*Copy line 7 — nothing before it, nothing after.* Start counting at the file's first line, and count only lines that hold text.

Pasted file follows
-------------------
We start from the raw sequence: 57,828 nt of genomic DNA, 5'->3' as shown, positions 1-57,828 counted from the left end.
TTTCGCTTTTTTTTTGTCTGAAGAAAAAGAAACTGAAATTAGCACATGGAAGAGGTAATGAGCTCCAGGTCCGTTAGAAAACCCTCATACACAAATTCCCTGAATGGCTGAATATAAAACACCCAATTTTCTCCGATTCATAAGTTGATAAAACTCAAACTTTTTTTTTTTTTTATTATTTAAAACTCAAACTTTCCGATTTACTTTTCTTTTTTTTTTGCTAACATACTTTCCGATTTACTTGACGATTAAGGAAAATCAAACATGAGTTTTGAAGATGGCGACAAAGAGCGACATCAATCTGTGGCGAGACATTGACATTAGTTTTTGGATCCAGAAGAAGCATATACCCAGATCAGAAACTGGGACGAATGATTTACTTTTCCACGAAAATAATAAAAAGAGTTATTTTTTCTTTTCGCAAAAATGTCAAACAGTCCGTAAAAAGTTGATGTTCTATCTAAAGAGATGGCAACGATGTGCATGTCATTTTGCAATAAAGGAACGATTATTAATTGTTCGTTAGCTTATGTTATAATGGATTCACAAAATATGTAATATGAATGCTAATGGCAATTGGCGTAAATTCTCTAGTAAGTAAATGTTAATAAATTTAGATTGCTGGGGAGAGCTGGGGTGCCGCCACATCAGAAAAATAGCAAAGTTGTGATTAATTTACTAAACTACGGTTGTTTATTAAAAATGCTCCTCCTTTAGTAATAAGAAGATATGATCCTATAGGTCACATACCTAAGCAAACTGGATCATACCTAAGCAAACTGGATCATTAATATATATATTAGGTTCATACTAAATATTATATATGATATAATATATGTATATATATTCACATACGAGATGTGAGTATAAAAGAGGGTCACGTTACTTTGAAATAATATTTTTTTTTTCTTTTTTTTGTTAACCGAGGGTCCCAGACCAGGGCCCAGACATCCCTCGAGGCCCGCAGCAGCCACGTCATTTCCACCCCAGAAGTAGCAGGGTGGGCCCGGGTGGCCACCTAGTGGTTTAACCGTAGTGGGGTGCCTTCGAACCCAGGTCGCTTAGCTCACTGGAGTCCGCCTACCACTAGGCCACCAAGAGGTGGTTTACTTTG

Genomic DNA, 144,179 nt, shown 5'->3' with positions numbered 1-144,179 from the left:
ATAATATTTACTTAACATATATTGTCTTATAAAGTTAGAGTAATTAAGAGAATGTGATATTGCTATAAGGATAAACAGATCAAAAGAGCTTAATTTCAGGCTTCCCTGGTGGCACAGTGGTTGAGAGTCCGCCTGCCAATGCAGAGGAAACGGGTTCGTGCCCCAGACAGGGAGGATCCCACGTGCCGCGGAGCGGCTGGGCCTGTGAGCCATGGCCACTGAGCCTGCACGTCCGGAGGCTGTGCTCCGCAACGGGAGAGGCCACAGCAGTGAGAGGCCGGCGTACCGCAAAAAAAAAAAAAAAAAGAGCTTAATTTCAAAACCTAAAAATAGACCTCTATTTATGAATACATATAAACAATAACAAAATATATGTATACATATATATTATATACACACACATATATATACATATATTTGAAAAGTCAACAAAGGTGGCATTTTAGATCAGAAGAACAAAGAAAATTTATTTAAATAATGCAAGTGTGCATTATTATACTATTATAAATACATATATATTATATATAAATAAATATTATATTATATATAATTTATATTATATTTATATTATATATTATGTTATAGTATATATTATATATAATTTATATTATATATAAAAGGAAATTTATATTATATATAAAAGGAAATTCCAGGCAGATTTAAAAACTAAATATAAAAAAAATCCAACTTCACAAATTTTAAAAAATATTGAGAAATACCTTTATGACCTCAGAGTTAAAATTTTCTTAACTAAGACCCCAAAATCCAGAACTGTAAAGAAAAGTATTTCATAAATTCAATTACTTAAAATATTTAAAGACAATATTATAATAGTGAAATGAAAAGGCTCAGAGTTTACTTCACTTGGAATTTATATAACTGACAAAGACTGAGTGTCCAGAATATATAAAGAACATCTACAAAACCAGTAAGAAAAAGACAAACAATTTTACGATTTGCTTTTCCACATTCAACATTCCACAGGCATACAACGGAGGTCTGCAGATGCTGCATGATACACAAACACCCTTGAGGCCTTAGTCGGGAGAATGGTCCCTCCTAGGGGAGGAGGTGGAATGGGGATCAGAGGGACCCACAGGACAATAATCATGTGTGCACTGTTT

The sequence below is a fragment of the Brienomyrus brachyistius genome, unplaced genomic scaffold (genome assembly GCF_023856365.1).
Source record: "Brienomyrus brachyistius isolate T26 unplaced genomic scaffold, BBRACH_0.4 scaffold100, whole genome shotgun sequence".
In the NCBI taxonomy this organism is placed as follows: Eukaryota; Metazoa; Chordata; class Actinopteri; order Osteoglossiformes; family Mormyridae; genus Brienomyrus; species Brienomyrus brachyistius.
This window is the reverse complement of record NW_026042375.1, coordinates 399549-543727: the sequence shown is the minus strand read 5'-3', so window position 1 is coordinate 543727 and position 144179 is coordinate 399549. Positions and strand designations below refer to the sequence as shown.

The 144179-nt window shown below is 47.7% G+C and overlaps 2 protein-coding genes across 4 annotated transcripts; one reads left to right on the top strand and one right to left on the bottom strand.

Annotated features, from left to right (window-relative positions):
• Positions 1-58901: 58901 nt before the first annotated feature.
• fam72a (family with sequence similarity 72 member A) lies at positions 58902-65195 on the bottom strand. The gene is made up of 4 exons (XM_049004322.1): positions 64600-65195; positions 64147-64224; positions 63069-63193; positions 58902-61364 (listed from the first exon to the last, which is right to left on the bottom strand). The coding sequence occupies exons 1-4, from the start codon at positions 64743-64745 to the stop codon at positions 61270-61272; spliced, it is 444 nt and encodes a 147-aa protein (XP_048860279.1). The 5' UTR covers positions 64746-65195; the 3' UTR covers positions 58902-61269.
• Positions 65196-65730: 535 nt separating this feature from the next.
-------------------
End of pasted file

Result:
In the NCBI taxonomy this organism is placed as follows: Eukaryota; Metazoa; Chordata; class Actinopteri; order Osteoglossiformes; family Mormyridae; genus Brienomyrus; species Brienomyrus brachyistius.